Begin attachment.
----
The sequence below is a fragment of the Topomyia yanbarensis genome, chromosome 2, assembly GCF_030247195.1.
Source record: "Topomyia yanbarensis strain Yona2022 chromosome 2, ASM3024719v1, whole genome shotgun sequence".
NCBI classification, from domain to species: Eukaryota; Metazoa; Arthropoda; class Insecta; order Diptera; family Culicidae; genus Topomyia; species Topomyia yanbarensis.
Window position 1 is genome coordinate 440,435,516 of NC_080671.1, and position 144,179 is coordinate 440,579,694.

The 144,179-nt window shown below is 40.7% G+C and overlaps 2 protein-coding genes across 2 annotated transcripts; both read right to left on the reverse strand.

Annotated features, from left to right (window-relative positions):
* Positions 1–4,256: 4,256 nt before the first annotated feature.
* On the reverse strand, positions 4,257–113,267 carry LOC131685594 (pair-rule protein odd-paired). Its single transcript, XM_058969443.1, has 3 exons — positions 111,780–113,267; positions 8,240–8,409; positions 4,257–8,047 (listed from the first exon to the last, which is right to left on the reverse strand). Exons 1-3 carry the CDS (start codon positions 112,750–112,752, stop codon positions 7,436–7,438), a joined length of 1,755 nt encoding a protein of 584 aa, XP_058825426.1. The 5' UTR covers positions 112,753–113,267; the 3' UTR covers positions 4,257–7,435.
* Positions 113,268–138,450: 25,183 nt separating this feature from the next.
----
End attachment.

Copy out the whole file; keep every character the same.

The sequence below is a fragment of the Topomyia yanbarensis genome, chromosome 2, assembly GCF_030247195.1.
Source record: "Topomyia yanbarensis strain Yona2022 chromosome 2, ASM3024719v1, whole genome shotgun sequence".
NCBI classification, from domain to species: Eukaryota; Metazoa; Arthropoda; class Insecta; order Diptera; family Culicidae; genus Topomyia; species Topomyia yanbarensis.
Window position 1 is genome coordinate 440,435,516 of NC_080671.1, and position 144,179 is coordinate 440,579,694.

The 144,179-nt window shown below is 40.7% G+C and overlaps 2 protein-coding genes across 2 annotated transcripts; both read right to left on the reverse strand.

Annotated features, from left to right (window-relative positions):
* Positions 1–4,256: 4,256 nt before the first annotated feature.
* On the reverse strand, positions 4,257–113,267 carry LOC131685594 (pair-rule protein odd-paired). Its single transcript, XM_058969443.1, has 3 exons — positions 111,780–113,267; positions 8,240–8,409; positions 4,257–8,047 (listed from the first exon to the last, which is right to left on the reverse strand). Exons 1-3 carry the CDS (start codon positions 112,750–112,752, stop codon positions 7,436–7,438), a joined length of 1,755 nt encoding a protein of 584 aa, XP_058825426.1. The 5' UTR covers positions 112,753–113,267; the 3' UTR covers positions 4,257–7,435.
* Positions 113,268–138,450: 25,183 nt separating this feature from the next.